Saturday 29 June 2013
Defender Zesh Rehman returned to one of his former clubs this week to help promote a new Premier League-funded scheme which aims to increase the number of British Asian coaches in the game.
Sidelined-2-Sidelines began this year and was set up by the Zesh Rehman Foundation with the help of a grant from the Premier League and the Professional Footballers' Association.
The coach education and mentoring scheme is designed to develop British Asian coaches in order to increase the number of young people from minority communities accessing high-quality football coaching. The idea is that these coaches will act as role models to inspire others to follow in their footsteps.
"The funding from the Premier League and the PFA is a major help, we can get these programmes up and running"
Rehman was the first British South Asian footballer to play in the Barclays Premier League when he represented Fulham from 2003-2006, while he also had spells at Queens Park Rangers, Norwich City and Bradford City.
Together with former Blackburn Rovers manager Steve Kean, with whom he worked at Fulham, Rehman attended a conference at Loftus Road to pass on his experiences of the professional game to Sidelined-2-Sidelines participants.
"The programme aims to encourage more black and minority ethnic coaches into the game," he told premierleague.com. "It will give these young people the platform to go and get qualified as coaches and in turn go back into the community for local clubs, centre of excellences or even academies and progress further.
"The funding from the Premier League and the PFA is a major help, we can get these programmes up and running. Secondly, we all know, it's arguably the biggest footballing brand in the world so just to have them throw their weight behind it allows us to have that even stronger impact on these guys because everybody knows about the Premier League."
The Sidelined-2-Sidelines scheme, which is delivered with the help of Chelsea and QPR, began in March this year with 50 male and female participants between the ages of 16-25 years old taking part on a 12-month course. They will gain two qualifications in coaching and youth work with each student volunteering 150 hours of coaching at junior football clubs. The participants also attend Continual Professional Development Workshops every month to help maintain and reinforce their skills.
"We are not trying to change the world, we are just trying to make pockets of difference, where we can and by working with the Premier League, QPR and Chelsea in west London to start with on this project to encourage more coaches is a positive step forward," Rehman said.
The programme is already having an impact. Of the 50 participants who started the programme this year, five have progressed into professional football club community departments.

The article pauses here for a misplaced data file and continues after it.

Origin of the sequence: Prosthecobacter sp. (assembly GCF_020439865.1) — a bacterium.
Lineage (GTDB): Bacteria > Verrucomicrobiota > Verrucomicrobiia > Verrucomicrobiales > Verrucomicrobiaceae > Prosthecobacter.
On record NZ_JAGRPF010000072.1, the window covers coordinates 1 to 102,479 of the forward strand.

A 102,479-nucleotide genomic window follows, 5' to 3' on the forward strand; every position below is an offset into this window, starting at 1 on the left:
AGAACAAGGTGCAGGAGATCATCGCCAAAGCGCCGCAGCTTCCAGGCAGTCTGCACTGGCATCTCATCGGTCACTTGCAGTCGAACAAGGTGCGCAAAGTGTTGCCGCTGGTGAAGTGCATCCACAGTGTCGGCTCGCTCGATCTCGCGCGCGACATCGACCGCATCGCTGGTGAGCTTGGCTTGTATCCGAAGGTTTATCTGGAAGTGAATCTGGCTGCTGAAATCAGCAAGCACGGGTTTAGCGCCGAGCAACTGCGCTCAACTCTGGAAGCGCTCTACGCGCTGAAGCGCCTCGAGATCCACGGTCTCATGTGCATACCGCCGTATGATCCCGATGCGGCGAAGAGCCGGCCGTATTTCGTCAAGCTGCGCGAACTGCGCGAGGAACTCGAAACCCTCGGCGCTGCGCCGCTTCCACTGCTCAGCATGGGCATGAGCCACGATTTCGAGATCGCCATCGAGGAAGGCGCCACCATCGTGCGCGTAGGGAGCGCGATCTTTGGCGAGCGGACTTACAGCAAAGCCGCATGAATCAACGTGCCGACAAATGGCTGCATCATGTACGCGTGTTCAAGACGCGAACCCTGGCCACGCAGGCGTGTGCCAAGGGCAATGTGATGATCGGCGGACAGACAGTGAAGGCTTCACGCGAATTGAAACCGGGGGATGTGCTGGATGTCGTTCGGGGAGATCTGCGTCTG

"The Premier League is fully aware of the under-representation of British Asians at all levels of the game," said Simon Morgan, the Premier League's Head of Community Development. "We have worked closely with the ZRF to develop Sidelined-2-Sidelines and are confident this programme will offer viable coaching pathways for young people from minority communities.
"The ZRF have proven through their work that they have the skill sets and expertise to access a community where clubs have previously had little connection.
"Communities are becoming more diverse, people are starting to celebrate each other's differences more"
"With Zesh's notable achievements both on and off the pitch and the high regards he is held amongst all stakeholders of the game, I'm sure Zesh's involvement with the project will inspire the cohort of coaches to develop and enter the world of professional coaching."
Rehman, who now plays for Kitchee in Hong Kong, set up his Foundation in 2010 with a variety of schemes focusing on community cohesion, education, health and sports participation. The Foundation is active in Liverpool, Bradford and London and over 5,000 youngsters have been engaged with its work.
"The Foundation hopes to create the bridge in the community for these guys to get back out there and feel part of the local football clubs and accepted in society through the football," he said. "When I was playing in England across all four leagues I was bombarded by kids, from all backgrounds but predominantly from Asian backgrounds that wanted some help and assistance and guidance to get into the game and it's just my way of trying to give something back.
"Communities are becoming more diverse, people are starting to celebrate each other's differences more, especially within football. That’s going to help the young guys on the first steps of the ladder, in terms of coaching, refereeing and volunteering. That’s what the foundation aims to do, to help break down those myths surrounding the British Asian lads in particular."